It’s a vision of two Detroits that have mostly faded now — the social set born of the American auto industry’s vast wealth and the galvanizing magic of ’60s Motown — together in a room.
In June 1965, the Supremes, one of America’s biggest and most glamorous groups, performed at a debutante party at the Country Club of Detroit in Grosse Pointe, Mich., the posh all-white enclave just northeast of the city.
It was the debutante party of Christy Cole Wilson, and The New York Times pictures of the event tell a layered story of two groups connected, at least for the evening, by the music of that time and place.
The three elegant darlings of Detroit, led by the 21-year-old Diana Ross, serenade a room of finely attired guests, many of practically the same age. But between the groups were also the realities of race and class — the distance between Grosse Pointe and the Brewster projects where the Supremes grew up, 10 miles and several worlds away. The Times covered the lavish event in avid detail. “It took three days, hundreds of fresh blue irises, thousands of little Italian lights and hundreds of thousands of yellow plastic flowers to turn the club into a French garden,” the story enthused. “Whole walls had disappeared behind Austrian silk panels of gold and mirrors before the 750 guests arrived.”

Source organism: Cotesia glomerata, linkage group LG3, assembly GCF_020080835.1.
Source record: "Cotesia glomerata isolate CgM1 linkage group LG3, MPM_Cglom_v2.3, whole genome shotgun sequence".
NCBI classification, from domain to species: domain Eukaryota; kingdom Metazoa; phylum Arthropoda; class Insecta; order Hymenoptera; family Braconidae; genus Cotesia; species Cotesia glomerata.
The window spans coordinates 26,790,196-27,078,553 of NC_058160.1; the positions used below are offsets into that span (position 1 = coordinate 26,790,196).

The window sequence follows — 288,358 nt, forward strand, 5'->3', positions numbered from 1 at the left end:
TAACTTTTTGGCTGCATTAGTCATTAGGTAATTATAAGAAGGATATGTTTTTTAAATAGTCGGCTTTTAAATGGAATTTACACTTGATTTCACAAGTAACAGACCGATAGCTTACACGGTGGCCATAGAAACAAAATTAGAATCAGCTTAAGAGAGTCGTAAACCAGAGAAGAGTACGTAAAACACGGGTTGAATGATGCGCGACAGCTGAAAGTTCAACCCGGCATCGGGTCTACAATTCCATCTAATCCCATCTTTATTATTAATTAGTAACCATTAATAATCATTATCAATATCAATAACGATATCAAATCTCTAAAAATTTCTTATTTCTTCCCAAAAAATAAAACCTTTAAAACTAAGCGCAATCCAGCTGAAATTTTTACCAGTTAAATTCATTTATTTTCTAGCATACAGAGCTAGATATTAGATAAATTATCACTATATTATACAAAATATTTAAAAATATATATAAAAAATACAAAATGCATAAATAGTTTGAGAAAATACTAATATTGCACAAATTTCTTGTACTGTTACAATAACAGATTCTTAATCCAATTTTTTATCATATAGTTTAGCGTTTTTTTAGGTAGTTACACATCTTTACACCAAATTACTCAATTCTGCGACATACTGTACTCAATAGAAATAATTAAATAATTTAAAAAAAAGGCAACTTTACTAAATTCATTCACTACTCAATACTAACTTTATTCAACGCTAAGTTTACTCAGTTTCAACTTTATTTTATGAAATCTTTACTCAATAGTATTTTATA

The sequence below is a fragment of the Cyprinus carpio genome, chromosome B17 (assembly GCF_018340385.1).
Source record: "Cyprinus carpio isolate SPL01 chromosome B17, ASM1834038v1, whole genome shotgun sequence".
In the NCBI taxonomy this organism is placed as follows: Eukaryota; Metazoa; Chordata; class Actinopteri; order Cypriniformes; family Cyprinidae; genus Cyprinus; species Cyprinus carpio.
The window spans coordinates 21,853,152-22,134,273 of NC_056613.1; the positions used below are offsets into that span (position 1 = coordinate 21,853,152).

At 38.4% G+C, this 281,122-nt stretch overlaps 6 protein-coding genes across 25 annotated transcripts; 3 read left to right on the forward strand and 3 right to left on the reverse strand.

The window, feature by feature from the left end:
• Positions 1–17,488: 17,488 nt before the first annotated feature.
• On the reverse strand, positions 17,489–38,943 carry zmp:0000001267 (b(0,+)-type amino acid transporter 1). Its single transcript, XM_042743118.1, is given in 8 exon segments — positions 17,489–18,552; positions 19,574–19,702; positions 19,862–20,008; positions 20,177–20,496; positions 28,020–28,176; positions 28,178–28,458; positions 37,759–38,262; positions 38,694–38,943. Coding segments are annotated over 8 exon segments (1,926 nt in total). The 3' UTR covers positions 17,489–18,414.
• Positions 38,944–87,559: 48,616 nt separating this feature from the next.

Not until the eighth paragraph did the story mention that “when they were not dancing and being entertained by a rock ‘n’ roll group called the Supremes, the Wilsons and their guests were polishing off 20 cases of French champagne, attempting to create a liquor shortage (the plot failed), and heaping their plates with food from an abundantly stocked buffet table.”
The trio hardly needed an identifier at that point. Between August 1964 and June 1965, the Supremes had five No. 1 singles, including “Baby Love,” “Stop! In the Name of Love” and “Back in My Arms Again,” which had gone to the top of the charts just six days before this party. Which is exactly why Ms. Wilson’s parents hired them.
“Everyone had very glamorous deb parties when I was growing up,” said Ms. Wilson Hofmann, 72, who now lives in Bristol, R.I.
READ MORE: https://www.nytimes.com/2019/02/13/arts/supremes-photos-motown-grosse-pointe.html
You must be logged in to post a comment.